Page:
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IDEAL Study: Communication situations – What happens when you stage and screen dementia?

Three people sit on chairs onstage. The oldest person in the middle talks while the other two people listen.


Here, we hear from three co-authors about a fascinating project from the IDEAL dementia research programme: a conversation-starting play called ‘The World Turned Upside Down’. If you're interested, you can access this play for free on YouTube, alongside a screening pack to help you start discussions around the issues that the film raises.

As part of the IDEAL dementia research programme, an Alzheimer’s Society Centre of Excellence based at the University of Exeter, we wanted to explore challenges in communication between people with dementia and those around them. When do points of conflict arise and why? How can each person’s voice be heard without negating that of the other?

‘The World Turned Upside Down’ began as a conversation between Professor Linda Clare, Chief Investigator of IDEAL, and Paul Jepson, Director of the Northcott Theatre. IDEAL has been studying which things make a difference to living a good life with dementia for both people with dementia and carers since 2014 and, unsurprisingly, one hinge on which experiences turn is communication. The idea for the play was to stage a series of scenarios which contained ‘tipping points’, places where reactions to the communication situations could see things go better or worse, and then to stop the scene to ask the audience what they understood to have happened and how changing it could make things play out differently.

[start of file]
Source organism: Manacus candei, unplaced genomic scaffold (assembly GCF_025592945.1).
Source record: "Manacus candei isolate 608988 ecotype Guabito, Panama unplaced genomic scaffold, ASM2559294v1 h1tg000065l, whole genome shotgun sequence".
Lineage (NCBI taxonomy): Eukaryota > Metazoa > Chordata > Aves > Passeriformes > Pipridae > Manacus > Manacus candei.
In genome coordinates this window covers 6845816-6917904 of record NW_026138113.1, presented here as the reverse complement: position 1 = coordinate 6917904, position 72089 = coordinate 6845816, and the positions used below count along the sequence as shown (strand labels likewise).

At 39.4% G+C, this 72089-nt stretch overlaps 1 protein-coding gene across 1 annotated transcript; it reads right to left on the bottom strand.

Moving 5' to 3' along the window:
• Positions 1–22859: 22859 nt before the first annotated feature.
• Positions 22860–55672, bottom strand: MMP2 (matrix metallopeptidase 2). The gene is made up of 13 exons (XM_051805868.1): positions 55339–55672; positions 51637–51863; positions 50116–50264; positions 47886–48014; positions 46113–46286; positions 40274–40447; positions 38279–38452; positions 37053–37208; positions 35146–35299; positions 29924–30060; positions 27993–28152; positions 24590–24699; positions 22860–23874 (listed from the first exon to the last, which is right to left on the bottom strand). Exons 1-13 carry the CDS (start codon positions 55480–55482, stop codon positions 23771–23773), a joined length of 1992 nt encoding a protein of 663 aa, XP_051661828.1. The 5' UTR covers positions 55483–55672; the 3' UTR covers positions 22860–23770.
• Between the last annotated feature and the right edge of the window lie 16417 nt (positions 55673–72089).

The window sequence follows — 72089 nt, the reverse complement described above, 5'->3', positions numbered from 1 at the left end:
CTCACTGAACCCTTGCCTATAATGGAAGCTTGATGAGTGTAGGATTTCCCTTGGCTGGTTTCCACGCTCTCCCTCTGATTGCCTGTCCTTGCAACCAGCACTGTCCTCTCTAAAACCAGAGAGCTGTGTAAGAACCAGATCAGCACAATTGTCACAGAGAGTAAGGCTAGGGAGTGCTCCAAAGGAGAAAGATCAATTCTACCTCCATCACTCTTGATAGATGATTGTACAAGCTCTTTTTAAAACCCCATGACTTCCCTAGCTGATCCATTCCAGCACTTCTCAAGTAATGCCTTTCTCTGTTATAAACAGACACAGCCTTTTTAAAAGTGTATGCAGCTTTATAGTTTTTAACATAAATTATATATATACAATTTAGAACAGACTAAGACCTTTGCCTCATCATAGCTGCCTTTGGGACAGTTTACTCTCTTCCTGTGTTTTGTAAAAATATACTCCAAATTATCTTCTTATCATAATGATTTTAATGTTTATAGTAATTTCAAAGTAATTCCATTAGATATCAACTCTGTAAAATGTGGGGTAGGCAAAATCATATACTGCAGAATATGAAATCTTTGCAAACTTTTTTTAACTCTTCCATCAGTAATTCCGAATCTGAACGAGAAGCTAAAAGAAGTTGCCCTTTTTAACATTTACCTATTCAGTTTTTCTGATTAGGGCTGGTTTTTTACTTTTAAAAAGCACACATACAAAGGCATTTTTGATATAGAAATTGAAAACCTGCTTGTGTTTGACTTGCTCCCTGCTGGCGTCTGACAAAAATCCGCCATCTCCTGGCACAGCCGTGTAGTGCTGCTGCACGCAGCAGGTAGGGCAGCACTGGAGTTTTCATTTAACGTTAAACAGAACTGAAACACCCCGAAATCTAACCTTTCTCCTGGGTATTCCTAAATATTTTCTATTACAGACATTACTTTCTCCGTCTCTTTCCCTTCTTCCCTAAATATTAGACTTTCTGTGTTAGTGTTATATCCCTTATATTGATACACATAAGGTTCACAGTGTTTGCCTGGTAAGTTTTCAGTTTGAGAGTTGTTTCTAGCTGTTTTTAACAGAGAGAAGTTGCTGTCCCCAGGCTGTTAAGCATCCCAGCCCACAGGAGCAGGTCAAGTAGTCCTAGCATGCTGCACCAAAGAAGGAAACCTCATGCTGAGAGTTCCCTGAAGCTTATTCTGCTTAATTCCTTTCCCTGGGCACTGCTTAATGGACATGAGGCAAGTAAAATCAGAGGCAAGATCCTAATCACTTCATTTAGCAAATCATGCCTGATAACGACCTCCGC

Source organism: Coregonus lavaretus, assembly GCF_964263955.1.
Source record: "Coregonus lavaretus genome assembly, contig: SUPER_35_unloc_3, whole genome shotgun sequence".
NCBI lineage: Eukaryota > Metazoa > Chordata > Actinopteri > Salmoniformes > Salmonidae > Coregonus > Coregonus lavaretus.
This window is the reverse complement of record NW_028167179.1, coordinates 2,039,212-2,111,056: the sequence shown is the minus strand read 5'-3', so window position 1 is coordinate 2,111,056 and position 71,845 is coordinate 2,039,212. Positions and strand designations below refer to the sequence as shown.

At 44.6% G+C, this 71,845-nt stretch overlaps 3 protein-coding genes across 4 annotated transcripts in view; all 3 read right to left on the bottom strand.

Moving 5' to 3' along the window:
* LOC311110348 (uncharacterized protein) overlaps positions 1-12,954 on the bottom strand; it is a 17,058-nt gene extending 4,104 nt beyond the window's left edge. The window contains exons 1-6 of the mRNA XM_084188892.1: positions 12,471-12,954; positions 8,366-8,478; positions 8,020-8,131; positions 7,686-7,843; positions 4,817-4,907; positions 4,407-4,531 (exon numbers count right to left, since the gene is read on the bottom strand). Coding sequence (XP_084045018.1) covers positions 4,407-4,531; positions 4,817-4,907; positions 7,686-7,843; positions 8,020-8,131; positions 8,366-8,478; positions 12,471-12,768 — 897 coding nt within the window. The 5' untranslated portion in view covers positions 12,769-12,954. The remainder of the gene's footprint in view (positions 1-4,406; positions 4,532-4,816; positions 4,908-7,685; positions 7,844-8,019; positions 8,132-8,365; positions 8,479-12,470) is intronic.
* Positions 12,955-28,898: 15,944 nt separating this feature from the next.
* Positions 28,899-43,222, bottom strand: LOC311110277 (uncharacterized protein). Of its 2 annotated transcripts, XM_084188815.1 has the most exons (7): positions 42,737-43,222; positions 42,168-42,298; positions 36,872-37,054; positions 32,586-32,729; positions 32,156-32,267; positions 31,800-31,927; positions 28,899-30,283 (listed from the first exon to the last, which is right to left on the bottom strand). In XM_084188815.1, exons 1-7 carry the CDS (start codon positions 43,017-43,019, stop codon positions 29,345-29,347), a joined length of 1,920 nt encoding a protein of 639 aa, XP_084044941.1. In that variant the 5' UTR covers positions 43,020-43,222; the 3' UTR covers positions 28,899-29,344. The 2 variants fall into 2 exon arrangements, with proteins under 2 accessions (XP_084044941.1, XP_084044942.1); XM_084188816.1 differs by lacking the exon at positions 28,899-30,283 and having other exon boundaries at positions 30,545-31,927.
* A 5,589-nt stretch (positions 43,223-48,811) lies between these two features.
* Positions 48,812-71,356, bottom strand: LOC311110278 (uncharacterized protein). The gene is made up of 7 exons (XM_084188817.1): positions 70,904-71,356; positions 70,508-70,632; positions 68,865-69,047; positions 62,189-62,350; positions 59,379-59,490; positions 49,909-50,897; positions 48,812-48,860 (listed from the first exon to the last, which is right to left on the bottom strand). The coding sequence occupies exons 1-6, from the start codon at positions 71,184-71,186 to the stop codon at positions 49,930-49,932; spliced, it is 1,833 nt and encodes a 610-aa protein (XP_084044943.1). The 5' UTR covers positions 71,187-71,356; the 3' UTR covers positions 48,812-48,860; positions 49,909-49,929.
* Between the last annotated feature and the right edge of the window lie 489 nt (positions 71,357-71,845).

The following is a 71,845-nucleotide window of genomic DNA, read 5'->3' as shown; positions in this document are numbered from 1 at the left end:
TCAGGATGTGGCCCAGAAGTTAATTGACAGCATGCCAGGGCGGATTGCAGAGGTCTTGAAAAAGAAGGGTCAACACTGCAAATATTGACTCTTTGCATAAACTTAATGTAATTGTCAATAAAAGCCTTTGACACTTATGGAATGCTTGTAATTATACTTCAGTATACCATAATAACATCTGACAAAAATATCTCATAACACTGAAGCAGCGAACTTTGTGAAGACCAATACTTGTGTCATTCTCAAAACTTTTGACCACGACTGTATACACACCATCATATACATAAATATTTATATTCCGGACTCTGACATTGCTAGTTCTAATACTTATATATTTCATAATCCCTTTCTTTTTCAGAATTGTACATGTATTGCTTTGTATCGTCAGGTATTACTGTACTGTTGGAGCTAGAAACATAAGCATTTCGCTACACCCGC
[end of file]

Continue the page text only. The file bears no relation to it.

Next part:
The play was performed three times in Exeter in January 2022, twice to general audiences and once to 16-18-year-old drama students from Exeter College. All audience members were given a feedback card. Before watching, they were asked to complete the statement ‘Dementia and communication…’ and afterwards to complete the statement ‘This play made me realise…’.  While responses to the first prompt tend to be fairly negative – “Repetitive, upsetting, difficult, confusing, sad, tiring” –  or absolute – “no words/language” –  responses to the second prompt demonstrated that something quite significant had taken place: